Cyprus Mail
Cyprus Health

Troika discuss NHS and NPLs

Troika delegates meeting the health minister

By Angelos Anastasiou

TROIKA officials kicked off their fourth review of the island’s economic adjustment programme on Tuesday by discussing progress on the controversial National Health Scheme with Health Minister Philippos Patsalis.

Last Friday, the Health Ministry submitted the roadmap to self-sustainability for public healthcare facilities and the overall implementation of the NHS.

Patsalis explained to the troika that the roadmap “records detailed steps to be made, legislation, decrees, regulations and other actions relating to the NHS, as well as the reform of public healthcare facilities and the ministry, so that the timeframe for the gradual implementation of the NHS in 2015 to full implementation in 2016 can be met.”

The troika delegation also met the Cyprus Association of Research and Development Pharmaceutical Companies (KEFEA), the association representing multinational pharmaceuticals in Cyprus. This meeting focused on the implementation timeframes of the NHS, drug pricing under the new health scheme and patients’ access to medicine.

Speaking after the meeting, KEFEA board member Kyriacos Mikellis said opinions were exchanged on these issues, adding that “we don’t want Cyprus to implement something that is not implemented anywhere else.”

“We want something workable that can work in favour of patients,” he said.

On the issue of drug pricing, Mikellis said that under the NHS there will be a list of drugs that will be reimbursed from the health system’s budget.

“We believe that this list should be prepared by an independent body that will follow transparent procedures,” he said.

The Troika (European Commission, European Central Bank and International Monetary Fund) delegation also had a session at the Central Bank of Cyprus (CBC), the first in a series of meetings which are scheduled to last until May 12.

CBC spokesperson Aliki Stylianou said Tuesday’s meeting was to “review developments in the banking sector as well as the oversight framework governing the operation of banks.”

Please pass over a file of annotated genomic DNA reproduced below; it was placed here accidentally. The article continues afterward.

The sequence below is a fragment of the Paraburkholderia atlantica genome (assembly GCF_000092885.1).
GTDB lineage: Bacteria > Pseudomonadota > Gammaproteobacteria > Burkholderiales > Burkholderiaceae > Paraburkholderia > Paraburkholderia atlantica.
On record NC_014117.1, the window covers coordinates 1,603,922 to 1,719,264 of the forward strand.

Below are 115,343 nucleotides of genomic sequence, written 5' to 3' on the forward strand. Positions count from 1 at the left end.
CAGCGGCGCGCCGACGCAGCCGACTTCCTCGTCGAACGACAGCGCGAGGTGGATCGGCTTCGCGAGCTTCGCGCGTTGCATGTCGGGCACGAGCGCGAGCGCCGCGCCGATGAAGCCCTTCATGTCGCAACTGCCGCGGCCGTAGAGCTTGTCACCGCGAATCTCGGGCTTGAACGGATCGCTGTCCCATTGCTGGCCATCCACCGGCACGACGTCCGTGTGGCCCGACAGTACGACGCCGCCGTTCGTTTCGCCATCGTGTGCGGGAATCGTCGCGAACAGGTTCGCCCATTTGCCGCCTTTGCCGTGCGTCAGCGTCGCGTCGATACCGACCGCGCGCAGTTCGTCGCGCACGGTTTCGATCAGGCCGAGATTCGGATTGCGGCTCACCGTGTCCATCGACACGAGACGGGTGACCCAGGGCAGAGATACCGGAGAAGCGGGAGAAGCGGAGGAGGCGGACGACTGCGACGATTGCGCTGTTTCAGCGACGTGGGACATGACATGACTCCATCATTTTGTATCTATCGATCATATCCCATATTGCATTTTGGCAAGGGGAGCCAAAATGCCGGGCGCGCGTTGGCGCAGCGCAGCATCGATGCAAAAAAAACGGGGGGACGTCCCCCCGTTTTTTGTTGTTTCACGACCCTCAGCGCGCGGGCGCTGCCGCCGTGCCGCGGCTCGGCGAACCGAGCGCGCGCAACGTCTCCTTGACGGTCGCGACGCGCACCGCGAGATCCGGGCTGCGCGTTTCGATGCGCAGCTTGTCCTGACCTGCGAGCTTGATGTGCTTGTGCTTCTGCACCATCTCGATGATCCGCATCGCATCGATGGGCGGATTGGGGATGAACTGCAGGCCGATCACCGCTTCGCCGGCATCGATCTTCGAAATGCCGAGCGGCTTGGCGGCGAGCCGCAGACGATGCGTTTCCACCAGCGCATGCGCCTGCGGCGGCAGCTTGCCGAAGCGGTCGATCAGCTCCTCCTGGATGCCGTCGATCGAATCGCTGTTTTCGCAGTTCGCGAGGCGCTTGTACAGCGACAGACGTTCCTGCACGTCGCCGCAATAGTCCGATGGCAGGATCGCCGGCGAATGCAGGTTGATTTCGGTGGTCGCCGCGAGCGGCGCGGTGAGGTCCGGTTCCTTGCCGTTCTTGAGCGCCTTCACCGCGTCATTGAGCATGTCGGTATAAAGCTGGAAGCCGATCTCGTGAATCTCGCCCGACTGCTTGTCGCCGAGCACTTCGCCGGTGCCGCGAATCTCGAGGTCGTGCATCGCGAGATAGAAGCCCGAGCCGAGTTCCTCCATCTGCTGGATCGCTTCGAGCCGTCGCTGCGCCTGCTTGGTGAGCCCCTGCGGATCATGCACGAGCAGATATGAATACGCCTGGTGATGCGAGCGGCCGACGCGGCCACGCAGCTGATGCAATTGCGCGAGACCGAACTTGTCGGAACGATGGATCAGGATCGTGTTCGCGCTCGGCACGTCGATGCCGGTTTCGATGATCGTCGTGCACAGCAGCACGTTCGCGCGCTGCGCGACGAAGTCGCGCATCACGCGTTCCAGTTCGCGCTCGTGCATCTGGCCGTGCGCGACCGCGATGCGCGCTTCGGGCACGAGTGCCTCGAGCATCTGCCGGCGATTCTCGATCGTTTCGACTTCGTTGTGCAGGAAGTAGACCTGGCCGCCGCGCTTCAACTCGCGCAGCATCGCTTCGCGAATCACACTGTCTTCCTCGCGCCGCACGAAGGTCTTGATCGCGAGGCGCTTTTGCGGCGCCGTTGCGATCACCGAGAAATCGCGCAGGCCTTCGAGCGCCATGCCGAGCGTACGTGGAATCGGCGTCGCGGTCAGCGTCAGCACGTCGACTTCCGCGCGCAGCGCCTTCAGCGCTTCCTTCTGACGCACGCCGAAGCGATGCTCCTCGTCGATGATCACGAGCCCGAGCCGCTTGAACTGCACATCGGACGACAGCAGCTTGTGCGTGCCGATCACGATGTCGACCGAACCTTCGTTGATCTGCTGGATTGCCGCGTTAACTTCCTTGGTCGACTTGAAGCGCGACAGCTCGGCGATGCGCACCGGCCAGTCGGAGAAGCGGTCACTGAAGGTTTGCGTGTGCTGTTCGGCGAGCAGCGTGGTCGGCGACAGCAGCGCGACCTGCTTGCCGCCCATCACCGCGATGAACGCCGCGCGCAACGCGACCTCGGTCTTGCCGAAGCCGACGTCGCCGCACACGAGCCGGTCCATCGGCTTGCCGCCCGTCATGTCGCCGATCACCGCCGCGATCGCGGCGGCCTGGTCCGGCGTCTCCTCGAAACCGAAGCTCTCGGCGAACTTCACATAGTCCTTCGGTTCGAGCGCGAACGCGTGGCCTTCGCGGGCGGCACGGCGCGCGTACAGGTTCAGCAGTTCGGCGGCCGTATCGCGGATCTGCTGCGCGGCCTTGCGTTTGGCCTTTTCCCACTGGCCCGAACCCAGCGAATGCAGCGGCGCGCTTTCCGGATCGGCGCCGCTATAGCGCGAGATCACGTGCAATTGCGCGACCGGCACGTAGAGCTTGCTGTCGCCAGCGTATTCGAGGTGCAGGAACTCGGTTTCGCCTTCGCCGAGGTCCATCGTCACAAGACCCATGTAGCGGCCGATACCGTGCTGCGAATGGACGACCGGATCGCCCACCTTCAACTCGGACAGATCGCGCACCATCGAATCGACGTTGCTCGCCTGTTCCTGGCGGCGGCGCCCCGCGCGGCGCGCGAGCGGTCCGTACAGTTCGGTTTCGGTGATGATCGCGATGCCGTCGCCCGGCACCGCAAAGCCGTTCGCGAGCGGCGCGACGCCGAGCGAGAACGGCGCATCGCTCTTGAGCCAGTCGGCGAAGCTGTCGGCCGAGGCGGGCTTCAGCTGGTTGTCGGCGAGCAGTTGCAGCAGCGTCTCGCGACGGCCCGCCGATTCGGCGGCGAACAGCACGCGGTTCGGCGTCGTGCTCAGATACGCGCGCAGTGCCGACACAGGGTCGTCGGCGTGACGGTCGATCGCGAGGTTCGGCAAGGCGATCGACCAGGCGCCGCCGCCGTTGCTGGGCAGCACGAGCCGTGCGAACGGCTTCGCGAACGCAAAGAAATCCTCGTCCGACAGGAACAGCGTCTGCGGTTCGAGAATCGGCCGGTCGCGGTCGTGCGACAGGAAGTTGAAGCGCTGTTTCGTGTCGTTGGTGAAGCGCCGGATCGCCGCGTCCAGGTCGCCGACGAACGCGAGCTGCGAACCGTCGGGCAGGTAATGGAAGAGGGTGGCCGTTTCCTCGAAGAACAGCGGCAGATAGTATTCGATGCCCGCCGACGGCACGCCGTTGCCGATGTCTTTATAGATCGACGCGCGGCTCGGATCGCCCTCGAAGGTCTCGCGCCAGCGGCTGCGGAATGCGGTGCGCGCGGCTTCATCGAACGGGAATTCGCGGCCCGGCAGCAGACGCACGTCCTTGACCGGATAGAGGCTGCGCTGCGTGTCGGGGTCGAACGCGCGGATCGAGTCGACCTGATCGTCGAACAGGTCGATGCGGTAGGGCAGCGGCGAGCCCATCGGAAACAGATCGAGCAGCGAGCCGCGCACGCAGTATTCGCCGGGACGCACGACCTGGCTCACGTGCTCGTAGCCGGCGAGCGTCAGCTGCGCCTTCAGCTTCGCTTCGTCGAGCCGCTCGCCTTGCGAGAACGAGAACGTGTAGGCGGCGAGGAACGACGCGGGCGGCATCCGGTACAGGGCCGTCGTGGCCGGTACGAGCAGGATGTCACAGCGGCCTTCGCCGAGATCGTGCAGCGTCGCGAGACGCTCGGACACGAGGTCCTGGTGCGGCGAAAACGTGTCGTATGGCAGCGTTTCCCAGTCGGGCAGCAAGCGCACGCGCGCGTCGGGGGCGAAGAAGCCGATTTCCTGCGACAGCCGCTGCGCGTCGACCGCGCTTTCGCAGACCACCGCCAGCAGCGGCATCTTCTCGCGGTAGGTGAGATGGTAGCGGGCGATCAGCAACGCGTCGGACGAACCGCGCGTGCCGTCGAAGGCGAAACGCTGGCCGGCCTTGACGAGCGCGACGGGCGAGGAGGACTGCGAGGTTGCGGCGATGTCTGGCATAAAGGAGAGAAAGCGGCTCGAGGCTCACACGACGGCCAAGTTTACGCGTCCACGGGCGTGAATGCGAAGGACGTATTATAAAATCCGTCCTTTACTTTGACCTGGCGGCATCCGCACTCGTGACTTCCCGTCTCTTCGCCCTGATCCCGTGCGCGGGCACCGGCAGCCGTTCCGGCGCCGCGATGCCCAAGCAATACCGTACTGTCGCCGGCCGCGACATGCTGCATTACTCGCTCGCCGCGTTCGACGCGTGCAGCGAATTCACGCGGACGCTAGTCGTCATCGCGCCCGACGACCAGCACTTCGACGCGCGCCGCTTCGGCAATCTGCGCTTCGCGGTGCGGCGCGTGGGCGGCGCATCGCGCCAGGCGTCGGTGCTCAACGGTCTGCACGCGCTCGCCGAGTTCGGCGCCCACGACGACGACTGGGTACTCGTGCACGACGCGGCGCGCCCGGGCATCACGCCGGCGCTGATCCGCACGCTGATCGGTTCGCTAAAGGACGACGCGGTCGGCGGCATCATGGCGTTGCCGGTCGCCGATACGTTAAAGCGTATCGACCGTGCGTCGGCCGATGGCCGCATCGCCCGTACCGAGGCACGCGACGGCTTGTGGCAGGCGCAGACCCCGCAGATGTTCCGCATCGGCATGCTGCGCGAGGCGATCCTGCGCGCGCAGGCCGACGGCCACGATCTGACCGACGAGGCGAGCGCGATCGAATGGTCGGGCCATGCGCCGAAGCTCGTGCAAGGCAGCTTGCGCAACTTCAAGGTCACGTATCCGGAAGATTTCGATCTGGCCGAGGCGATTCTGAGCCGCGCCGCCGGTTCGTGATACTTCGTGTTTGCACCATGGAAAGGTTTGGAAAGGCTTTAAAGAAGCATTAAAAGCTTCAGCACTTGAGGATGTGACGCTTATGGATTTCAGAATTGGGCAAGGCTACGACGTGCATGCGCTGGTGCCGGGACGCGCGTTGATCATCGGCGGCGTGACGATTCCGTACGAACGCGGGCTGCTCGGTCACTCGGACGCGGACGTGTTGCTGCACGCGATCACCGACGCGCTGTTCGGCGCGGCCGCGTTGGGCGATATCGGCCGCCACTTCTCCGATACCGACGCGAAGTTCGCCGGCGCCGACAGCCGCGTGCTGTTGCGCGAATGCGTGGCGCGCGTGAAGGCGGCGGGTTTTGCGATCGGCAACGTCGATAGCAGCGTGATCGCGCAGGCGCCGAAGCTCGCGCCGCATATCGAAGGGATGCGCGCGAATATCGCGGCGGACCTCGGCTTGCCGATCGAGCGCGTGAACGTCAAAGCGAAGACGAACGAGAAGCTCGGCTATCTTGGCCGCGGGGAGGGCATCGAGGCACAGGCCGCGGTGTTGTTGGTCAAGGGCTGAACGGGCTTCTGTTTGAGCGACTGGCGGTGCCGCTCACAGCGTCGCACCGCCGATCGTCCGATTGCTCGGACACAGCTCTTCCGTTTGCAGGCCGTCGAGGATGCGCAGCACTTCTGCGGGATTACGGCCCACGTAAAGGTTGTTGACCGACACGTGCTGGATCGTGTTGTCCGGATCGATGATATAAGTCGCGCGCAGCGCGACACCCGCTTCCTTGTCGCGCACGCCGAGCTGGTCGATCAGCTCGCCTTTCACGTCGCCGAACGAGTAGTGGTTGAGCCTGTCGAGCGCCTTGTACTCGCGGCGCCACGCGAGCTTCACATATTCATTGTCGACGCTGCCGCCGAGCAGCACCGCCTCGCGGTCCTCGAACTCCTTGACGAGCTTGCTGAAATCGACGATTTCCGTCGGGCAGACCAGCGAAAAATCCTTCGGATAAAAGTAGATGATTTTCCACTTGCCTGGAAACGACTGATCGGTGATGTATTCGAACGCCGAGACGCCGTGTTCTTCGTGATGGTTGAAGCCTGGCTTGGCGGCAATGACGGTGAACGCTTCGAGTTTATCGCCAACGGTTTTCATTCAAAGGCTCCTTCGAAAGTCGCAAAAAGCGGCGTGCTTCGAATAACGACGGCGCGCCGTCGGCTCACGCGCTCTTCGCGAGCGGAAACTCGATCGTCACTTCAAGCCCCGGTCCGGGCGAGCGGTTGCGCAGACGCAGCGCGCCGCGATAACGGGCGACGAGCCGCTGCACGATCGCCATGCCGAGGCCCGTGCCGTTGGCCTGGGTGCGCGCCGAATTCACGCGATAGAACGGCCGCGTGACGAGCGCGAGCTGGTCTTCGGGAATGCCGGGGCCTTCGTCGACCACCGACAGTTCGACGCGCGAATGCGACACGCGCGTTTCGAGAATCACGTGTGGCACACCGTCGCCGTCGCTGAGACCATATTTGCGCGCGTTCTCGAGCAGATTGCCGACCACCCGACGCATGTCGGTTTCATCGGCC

Additionally, developments relating to the restrictions on capital flow and commercial banks’ adherence to the CBC’s new directives were on the table, as well as progress made by lenders in arrears management.

Further meetings were held with the Consumers’ Association and the Borrowers’ Protection Association, who would be given the chance to express their opinions and observations with regard to restrictions on capital flow and loan restructuring.

She added that meetings throughout the week will focus on issues of implementation of loan restructuring options in financial institutions, under the caveat that the agenda may be adjusted on a daily basis.

The troika delegates also met employers’ groups. Non-performing loans (NPLs), scarce liquidity and efforts to revitalise the economy were discussed, with the troika stressing the need for the urgent voting of comprehensive legislation governing repossessions of primary residences and insolvency.

Speaking after the meeting, the chairman of the employers’ association (OEV) Filios Zachariades said growing unemployment was discussed as it related to “the scarce liquidity in the market that inhibits the expansion of businesses, or the starting up of new ones, thus creating new jobs.”

Asked whether the prospect of a legislative initiative to counter the growing number of NPLs was discussed, Zachariades said that this was not a matter of legislation.

“There will be a Europe-wide directive on the calculation of NPLs in November, which we will implement,” he said.

OEV’s director Michalis Pilikos said the troika focused on expediting the passing of comprehensive – as opposed to fragmentary – legislation on NPLs, noting that the troika made a “special mention to protecting primary residences, an issue of great importance to them.”

Asked about the issue of splitting the Bank of Cyprus into a good and bad bank, Pilikos said the troika’s view is that “regardless of what happens, or how, the NPLs are there and splitting the bank will not resolve the issue.”

“The point is to find a way for these loans to be repaid somehow,” he said.

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